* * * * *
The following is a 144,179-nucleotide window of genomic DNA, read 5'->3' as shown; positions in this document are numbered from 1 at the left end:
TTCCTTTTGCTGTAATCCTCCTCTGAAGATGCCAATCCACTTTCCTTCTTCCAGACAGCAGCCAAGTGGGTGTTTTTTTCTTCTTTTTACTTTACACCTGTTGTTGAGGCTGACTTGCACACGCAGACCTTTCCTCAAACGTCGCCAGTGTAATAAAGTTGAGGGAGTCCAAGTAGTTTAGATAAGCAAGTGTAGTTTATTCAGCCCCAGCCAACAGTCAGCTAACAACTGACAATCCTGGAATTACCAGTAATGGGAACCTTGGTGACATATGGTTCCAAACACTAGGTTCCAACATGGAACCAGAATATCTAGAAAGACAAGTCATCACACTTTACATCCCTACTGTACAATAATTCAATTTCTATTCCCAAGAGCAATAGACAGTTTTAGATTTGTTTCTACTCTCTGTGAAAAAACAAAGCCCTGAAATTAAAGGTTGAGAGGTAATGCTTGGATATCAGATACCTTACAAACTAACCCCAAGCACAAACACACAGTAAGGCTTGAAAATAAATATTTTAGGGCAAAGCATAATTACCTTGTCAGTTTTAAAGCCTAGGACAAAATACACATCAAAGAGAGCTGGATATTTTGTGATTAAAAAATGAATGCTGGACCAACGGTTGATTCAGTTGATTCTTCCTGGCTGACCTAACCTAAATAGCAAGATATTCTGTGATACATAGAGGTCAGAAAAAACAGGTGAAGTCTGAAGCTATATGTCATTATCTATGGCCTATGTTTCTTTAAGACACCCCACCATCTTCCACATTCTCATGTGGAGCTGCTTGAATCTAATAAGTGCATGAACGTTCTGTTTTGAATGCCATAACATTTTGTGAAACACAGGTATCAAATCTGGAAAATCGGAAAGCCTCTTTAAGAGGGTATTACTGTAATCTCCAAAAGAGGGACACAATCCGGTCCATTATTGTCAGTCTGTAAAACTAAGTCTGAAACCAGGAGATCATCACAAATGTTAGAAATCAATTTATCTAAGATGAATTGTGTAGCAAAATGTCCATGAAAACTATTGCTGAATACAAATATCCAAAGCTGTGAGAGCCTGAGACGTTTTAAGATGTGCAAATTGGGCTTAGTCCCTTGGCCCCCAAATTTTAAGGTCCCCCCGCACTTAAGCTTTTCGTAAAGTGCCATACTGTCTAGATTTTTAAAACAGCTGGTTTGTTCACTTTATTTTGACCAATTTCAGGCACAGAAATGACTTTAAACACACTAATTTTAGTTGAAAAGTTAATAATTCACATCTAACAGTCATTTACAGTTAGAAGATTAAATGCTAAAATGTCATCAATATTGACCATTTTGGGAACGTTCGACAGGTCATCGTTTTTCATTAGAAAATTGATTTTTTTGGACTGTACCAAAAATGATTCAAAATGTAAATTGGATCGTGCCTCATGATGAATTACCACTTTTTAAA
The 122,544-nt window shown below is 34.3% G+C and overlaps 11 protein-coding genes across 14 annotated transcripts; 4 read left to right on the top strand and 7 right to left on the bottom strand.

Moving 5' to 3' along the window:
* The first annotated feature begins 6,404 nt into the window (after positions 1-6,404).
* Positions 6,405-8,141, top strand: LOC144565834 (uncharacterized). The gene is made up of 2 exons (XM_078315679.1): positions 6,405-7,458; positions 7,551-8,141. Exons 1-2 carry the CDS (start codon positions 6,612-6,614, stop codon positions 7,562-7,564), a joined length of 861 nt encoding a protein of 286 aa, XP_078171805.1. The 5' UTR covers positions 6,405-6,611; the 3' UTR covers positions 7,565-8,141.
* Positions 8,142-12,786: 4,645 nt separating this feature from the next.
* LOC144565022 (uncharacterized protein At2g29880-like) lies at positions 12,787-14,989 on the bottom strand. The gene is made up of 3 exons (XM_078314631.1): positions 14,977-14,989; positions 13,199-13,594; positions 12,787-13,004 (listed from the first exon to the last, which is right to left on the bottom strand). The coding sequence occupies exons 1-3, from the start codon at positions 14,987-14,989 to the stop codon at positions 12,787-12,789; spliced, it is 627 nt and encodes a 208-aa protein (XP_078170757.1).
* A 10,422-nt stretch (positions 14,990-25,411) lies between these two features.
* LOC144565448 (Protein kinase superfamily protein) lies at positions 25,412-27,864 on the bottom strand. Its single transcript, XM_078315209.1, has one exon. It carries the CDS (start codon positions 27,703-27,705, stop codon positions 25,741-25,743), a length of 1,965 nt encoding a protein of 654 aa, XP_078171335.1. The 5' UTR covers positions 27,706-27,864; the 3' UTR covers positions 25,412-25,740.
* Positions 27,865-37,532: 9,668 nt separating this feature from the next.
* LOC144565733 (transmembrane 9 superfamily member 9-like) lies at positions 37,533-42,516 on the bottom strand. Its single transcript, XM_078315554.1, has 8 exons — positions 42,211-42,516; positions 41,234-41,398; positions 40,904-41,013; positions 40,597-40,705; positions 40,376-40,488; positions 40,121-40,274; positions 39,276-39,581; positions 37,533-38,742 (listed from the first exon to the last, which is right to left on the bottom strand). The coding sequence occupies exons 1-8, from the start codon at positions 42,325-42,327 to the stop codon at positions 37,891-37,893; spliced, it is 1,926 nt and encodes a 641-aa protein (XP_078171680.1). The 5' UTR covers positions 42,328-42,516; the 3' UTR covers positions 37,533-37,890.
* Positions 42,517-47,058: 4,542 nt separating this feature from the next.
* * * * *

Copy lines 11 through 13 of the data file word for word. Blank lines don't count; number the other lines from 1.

* Positions 27,865-37,532: 9,668 nt separating this feature from the next.
* LOC144565733 (transmembrane 9 superfamily member 9-like) lies at positions 37,533-42,516 on the bottom strand. Its single transcript, XM_078315554.1, has 8 exons — positions 42,211-42,516; positions 41,234-41,398; positions 40,904-41,013; positions 40,597-40,705; positions 40,376-40,488; positions 40,121-40,274; positions 39,276-39,581; positions 37,533-38,742 (listed from the first exon to the last, which is right to left on the bottom strand). The coding sequence occupies exons 1-8, from the start codon at positions 42,325-42,327 to the stop codon at positions 37,891-37,893; spliced, it is 1,926 nt and encodes a 641-aa protein (XP_078171680.1). The 5' UTR covers positions 42,328-42,516; the 3' UTR covers positions 37,533-37,890.
* Positions 42,517-47,058: 4,542 nt separating this feature from the next.